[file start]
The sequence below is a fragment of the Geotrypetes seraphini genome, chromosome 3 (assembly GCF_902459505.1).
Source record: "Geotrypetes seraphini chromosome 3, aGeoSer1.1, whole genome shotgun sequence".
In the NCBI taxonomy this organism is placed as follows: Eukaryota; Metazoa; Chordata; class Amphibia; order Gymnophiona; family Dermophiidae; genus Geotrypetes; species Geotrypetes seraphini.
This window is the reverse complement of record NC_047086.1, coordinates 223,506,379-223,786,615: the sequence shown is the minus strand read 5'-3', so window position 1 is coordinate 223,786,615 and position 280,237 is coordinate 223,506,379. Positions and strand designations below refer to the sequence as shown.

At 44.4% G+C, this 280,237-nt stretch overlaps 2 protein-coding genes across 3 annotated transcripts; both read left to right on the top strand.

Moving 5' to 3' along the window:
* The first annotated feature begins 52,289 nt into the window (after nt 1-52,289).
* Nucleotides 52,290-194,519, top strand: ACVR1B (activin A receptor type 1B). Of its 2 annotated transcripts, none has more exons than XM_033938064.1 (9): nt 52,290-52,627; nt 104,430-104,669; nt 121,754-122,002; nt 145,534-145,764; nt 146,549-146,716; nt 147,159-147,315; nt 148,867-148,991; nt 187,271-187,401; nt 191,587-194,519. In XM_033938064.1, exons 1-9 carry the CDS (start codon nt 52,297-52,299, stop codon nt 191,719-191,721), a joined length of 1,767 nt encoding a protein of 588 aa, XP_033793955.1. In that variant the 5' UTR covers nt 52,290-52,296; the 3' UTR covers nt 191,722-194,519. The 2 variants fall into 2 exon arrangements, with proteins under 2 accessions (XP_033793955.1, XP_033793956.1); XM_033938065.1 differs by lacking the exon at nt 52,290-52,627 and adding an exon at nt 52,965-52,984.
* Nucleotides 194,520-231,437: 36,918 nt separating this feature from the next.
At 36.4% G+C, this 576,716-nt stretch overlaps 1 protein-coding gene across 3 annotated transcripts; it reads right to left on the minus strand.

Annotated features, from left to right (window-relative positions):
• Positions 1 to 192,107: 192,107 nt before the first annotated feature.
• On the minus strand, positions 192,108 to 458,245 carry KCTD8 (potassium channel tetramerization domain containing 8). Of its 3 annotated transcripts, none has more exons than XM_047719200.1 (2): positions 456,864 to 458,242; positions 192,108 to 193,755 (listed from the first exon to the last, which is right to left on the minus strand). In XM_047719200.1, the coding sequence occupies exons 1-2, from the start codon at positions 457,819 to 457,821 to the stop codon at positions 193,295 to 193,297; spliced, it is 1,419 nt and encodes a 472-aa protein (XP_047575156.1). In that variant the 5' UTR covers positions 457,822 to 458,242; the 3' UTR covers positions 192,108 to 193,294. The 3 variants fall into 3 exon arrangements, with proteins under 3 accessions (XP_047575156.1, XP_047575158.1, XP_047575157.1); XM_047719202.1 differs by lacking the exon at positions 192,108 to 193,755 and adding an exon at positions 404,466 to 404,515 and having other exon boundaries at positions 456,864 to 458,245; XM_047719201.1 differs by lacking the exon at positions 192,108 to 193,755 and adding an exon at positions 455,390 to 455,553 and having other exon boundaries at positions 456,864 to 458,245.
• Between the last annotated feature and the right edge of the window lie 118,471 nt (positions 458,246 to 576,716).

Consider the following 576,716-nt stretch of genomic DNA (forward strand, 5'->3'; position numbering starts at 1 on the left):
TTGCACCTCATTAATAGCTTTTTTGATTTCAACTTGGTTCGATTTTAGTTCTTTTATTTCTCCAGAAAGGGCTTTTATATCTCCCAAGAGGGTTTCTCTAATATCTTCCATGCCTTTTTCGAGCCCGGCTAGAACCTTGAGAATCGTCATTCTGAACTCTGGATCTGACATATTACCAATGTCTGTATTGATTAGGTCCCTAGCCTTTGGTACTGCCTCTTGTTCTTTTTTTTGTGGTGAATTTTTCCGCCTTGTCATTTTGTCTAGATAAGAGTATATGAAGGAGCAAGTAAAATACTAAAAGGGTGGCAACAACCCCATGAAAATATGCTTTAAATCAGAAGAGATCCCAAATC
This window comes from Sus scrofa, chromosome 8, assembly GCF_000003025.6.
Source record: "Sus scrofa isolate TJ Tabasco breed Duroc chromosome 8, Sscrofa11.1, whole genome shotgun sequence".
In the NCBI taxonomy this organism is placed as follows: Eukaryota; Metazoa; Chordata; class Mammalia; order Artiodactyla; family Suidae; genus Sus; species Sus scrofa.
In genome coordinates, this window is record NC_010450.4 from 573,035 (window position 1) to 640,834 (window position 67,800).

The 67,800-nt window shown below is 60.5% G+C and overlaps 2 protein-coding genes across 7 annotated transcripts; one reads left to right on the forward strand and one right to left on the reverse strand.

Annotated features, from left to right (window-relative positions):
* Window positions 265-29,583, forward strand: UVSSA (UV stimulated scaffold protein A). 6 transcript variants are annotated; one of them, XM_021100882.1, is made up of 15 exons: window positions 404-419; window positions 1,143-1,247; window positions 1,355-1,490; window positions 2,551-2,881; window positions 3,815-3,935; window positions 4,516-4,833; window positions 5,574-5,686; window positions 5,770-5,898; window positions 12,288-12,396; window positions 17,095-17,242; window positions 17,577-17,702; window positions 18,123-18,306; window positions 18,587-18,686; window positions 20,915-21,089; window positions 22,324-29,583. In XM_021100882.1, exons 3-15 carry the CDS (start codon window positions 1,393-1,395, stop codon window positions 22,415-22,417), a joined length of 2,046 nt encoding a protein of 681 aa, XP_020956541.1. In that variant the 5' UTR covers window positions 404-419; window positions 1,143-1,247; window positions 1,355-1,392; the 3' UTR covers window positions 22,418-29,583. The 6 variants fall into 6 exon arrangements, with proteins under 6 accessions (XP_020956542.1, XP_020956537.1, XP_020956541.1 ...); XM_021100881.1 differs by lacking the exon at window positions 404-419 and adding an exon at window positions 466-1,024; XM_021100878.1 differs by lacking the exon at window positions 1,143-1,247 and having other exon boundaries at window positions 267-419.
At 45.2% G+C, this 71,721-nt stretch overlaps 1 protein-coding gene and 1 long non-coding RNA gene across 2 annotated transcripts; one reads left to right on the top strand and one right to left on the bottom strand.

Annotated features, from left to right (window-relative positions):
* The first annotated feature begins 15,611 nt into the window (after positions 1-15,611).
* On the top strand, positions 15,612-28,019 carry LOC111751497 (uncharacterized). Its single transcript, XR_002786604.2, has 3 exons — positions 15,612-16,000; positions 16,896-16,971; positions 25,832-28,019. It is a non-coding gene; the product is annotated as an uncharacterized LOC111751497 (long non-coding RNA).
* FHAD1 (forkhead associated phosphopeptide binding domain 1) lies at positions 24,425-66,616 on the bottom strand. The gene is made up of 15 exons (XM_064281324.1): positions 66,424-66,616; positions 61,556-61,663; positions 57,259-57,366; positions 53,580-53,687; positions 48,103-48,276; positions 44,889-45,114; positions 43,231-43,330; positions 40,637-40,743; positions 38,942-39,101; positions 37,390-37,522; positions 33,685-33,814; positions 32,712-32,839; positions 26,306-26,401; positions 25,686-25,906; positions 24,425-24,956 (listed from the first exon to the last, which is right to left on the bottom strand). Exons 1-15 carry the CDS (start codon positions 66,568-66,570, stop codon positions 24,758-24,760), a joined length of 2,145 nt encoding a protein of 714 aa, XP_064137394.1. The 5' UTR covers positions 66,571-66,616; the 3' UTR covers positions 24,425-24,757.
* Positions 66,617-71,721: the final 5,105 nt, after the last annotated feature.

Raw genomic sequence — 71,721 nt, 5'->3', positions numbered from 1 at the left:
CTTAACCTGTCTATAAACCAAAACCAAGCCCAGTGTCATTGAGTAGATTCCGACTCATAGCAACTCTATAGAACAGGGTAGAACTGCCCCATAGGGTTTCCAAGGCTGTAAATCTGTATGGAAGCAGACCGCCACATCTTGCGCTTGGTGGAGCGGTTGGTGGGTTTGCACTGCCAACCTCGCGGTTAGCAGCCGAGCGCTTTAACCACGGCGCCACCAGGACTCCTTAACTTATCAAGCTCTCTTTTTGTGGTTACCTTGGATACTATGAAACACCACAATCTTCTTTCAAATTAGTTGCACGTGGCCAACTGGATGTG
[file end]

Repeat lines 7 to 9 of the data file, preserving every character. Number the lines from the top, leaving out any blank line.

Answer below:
* The first annotated feature begins 52,289 nt into the window (after nt 1-52,289).
* Nucleotides 52,290-194,519, top strand: ACVR1B (activin A receptor type 1B). Of its 2 annotated transcripts, none has more exons than XM_033938064.1 (9): nt 52,290-52,627; nt 104,430-104,669; nt 121,754-122,002; nt 145,534-145,764; nt 146,549-146,716; nt 147,159-147,315; nt 148,867-148,991; nt 187,271-187,401; nt 191,587-194,519. In XM_033938064.1, exons 1-9 carry the CDS (start codon nt 52,297-52,299, stop codon nt 191,719-191,721), a joined length of 1,767 nt encoding a protein of 588 aa, XP_033793955.1. In that variant the 5' UTR covers nt 52,290-52,296; the 3' UTR covers nt 191,722-194,519. The 2 variants fall into 2 exon arrangements, with proteins under 2 accessions (XP_033793955.1, XP_033793956.1); XM_033938065.1 differs by lacking the exon at nt 52,290-52,627 and adding an exon at nt 52,965-52,984.
* Nucleotides 194,520-231,437: 36,918 nt separating this feature from the next.